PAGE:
Some men fear that man, in his quest for knowledge, may overtake God, and thus feel constrained to disabuse man of that notion by rebuking each scientific advance as somehow blasphemous. Such people are "disappointed misanthropes" to use one of Dr. Carver's other terms. Dr. Carver was also one of God's prophets, even though we, African Americans, tend to derogate him as some man from Tuskegee who made stuff from peanuts and sweet potatotes. That's the extent of our knowledge of this divinely sent man, who created an industry, himself, known as chemurgy. We are even less charitable in our assessment of his friend and fellow prophet, Booker T. Washington.

Permit me to quote a few passages from the book, GEORGE WASHINGTON CARVER: IN HIS OWN WORDS, edited by Gary R. Kremer (U. of Mo. Press, Columbia,Mo., 1987): "I believe the Great Creator of the universe had young people in mind when the following beautiful passages were written: In the 12th chapter of Job and the 7th and 8th verses, we are urged thus: 'But ask now the beasts and they shall teach thee; and the fowls of the air, and they shall tell thee. Or speak to the earth and it shall teach thee; and the fishes of the sea shall declare unto thee' In St. John the 8th chapter and 32nd verse, we have this remarkable statement: 'And you shall know the truth, and the truth shall make you free.' Were I permitted to paraphrase it, I would put it thus: And you shall know science and science shall set you free, because science is truth. There is nothing more assuring, more inspiring and more literally true than the above passages from Holy Writ.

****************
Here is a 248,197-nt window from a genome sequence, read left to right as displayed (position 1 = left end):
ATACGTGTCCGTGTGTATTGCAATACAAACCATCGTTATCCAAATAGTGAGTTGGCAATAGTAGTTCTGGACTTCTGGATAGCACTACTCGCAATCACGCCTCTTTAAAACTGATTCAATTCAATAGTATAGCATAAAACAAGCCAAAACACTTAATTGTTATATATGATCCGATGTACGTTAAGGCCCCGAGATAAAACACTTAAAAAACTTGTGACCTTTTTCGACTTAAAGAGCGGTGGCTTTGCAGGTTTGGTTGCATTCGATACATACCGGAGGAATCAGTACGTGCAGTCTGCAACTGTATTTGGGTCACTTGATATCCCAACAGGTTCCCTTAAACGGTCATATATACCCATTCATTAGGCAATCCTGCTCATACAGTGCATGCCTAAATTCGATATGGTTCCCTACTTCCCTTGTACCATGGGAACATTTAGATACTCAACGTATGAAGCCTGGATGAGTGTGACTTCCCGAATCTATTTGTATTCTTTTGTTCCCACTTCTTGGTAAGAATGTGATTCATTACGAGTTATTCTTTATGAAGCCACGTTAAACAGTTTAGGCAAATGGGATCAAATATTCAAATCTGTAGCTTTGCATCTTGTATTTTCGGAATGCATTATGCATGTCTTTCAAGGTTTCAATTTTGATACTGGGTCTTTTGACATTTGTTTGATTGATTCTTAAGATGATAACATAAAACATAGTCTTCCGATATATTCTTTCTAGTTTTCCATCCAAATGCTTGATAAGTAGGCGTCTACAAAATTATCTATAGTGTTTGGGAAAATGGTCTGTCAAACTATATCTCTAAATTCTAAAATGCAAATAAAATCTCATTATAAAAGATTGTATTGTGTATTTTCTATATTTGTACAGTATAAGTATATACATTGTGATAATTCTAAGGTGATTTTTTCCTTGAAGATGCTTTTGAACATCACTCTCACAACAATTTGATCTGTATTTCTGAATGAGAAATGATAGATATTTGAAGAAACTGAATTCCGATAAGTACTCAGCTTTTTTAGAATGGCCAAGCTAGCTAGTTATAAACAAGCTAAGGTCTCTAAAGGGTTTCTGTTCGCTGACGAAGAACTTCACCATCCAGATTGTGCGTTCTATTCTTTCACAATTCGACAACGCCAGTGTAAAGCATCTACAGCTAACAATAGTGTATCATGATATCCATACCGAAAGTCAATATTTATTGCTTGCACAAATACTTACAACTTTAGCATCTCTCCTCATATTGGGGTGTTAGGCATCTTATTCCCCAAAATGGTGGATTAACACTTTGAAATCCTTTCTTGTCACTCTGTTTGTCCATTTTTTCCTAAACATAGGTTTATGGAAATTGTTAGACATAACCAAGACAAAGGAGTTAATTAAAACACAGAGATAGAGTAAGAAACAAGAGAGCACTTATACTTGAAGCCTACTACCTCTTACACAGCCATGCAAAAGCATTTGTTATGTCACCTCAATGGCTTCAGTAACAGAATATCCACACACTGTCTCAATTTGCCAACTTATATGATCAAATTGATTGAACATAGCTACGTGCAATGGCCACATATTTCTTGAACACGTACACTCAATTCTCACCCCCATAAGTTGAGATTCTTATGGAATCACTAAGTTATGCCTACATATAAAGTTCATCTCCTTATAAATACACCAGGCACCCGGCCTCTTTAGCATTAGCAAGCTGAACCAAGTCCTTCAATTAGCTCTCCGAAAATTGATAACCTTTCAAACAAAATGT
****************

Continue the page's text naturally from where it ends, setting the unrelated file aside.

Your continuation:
I realize that I have gone well beyond your careful, and quite welcome, comments. However, I am didactic by nature, and the ignorance among our people is so willful and so palpable, I found a teaching opportunity to be irresistible. Please forgive me, if I appear to be overbearing, I am. It is ineluctable.

Tnank you and God bless you.

Rev. Dr. Larry D. Coleman

-- Anonymous, February 19, 2004

As one trained in biology, I am excited about the possibilities of research with stem cells. Unfortunately, because of the restriction of research into this area by US laws, this country is going to be behind in this area. Absolutely, there will be legal, ethical, and moral debates about whether or not this research should be done.

Embryonic stem cells are pluripotent cells. This means that they can differentiate into any type of tissue or organ in the body. Fetal and adult stem cells have less potential to do so. It is quite possible that research with the embryonic stem cells could enable molecular biologists to induce adult stem cells to produce kidneys, livers, hearts, nerve tissue, pancreas glands, and any organ in the body. Imagine being able to harvest an adult stem cell from a patient and transplanting it back into a patient to replace a failed organ. It is for this reason that I think that this country should revisit its position on abandoning this type of research.


-- Anonymous, February 19, 2004

Mr. Jazzman--

Allow me to state the obvious: Your response to this discussion on embryonic cloning is also "pluripotent" approaching the omnipotent.

You bless us with your specialized scientific insight. May your rich response, inspire other scientists, or specialists in any realm, to chime in on this important discussion.

Again, sir, I thank you for your wonderful insight!

Rev. Dr. Larry D. Coleman

-- Anonymous, February 20, 2004